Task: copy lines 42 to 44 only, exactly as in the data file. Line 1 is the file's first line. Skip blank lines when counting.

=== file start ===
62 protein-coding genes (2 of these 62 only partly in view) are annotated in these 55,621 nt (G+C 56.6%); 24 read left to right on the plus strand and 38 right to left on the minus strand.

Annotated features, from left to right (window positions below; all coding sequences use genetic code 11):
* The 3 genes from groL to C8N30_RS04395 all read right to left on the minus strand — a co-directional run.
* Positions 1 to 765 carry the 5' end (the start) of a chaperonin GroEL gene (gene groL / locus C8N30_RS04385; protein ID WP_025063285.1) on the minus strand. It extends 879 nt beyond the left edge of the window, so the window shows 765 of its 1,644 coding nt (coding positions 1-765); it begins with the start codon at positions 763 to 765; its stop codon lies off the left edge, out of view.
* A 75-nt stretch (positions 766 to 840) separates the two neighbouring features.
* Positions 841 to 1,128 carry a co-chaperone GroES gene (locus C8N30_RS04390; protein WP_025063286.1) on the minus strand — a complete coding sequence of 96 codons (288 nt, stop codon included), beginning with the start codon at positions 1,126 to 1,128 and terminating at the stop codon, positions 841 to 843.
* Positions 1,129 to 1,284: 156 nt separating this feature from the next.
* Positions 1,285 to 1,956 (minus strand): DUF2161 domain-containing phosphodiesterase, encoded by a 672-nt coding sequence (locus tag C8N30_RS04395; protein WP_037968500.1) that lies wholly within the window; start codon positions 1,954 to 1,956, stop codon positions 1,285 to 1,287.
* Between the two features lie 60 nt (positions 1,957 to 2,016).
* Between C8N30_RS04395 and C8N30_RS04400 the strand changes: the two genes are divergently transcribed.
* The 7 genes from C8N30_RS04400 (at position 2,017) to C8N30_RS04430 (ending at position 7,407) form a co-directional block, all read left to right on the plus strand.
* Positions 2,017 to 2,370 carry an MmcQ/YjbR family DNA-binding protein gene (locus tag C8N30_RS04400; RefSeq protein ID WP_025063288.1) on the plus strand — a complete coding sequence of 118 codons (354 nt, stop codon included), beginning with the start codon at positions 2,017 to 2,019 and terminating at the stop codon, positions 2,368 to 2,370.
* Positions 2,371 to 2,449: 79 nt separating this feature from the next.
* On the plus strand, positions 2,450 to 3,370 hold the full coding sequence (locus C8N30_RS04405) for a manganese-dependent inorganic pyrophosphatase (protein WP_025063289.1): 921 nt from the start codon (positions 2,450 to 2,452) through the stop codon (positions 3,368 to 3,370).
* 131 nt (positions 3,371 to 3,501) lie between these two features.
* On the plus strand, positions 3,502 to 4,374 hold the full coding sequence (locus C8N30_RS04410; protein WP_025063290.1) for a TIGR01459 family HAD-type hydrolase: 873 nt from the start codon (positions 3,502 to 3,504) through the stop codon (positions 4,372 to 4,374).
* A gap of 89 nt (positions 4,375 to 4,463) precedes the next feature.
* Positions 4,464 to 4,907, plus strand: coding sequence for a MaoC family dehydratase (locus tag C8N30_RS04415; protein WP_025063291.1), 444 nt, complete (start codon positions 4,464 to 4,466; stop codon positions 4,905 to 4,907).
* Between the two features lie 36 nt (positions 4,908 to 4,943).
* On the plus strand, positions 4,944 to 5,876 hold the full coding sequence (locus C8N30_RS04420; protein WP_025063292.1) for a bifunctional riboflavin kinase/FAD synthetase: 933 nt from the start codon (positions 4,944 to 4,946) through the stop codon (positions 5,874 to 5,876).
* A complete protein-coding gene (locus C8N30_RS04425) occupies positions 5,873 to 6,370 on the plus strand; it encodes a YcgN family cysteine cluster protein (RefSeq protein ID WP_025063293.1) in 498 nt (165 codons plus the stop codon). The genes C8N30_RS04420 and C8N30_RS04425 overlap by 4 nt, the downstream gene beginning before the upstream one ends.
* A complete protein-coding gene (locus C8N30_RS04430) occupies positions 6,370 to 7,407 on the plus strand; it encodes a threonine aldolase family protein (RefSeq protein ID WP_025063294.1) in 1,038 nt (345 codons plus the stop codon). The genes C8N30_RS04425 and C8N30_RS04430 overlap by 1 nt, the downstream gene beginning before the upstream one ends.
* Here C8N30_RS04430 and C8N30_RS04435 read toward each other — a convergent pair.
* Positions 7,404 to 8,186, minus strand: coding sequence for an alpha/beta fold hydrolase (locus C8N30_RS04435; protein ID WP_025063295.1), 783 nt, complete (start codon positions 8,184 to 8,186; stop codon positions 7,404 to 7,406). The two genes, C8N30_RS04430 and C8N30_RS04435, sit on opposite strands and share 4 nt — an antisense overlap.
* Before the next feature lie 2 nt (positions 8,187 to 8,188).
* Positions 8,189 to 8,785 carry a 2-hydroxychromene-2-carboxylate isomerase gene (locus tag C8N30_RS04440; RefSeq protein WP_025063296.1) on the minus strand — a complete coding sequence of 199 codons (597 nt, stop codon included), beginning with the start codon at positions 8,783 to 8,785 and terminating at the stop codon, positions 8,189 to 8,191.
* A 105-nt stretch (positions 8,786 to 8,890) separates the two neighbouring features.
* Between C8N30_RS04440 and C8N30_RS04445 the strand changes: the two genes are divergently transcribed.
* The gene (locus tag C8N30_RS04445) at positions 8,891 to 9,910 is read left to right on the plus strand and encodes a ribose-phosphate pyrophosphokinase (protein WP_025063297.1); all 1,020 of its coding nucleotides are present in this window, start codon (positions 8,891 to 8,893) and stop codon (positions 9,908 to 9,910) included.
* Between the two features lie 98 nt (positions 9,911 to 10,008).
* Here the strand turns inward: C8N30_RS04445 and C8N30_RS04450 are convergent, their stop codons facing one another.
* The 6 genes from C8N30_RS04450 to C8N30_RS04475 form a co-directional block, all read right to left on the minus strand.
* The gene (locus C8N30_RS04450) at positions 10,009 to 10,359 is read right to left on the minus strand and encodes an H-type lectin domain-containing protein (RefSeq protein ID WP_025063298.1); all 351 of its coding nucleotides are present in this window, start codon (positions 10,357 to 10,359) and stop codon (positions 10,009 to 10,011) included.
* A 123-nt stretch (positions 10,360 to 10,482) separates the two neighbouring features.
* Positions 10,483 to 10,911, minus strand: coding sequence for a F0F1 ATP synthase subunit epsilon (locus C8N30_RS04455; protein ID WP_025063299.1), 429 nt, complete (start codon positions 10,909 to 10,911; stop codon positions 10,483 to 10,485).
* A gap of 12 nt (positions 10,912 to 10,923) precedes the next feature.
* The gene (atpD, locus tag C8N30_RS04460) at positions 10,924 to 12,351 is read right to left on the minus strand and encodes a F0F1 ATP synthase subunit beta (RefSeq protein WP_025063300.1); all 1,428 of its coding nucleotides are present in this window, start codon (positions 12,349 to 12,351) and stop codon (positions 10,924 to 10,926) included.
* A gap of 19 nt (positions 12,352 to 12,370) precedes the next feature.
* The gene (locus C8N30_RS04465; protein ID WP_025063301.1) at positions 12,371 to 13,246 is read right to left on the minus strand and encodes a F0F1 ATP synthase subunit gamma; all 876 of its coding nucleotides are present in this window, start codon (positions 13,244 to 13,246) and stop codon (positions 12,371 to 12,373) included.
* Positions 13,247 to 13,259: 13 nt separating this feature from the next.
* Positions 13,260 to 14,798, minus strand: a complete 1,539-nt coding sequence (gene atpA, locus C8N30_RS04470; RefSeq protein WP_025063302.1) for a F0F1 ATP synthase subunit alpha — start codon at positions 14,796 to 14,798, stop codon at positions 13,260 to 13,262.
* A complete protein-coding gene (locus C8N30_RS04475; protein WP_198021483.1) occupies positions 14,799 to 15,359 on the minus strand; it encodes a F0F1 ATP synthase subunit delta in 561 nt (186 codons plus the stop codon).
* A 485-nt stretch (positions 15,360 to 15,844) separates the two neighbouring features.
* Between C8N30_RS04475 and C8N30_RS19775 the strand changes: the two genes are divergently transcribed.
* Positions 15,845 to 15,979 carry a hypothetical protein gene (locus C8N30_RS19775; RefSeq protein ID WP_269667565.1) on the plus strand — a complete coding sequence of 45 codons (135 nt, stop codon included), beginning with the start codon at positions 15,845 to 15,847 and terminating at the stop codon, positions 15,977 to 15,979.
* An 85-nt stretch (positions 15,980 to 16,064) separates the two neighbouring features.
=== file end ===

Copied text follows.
* A complete protein-coding gene (locus C8N30_RS04475; protein WP_198021483.1) occupies positions 14,799 to 15,359 on the minus strand; it encodes a F0F1 ATP synthase subunit delta in 561 nt (186 codons plus the stop codon).
* A 485-nt stretch (positions 15,360 to 15,844) separates the two neighbouring features.
* Between C8N30_RS04475 and C8N30_RS19775 the strand changes: the two genes are divergently transcribed.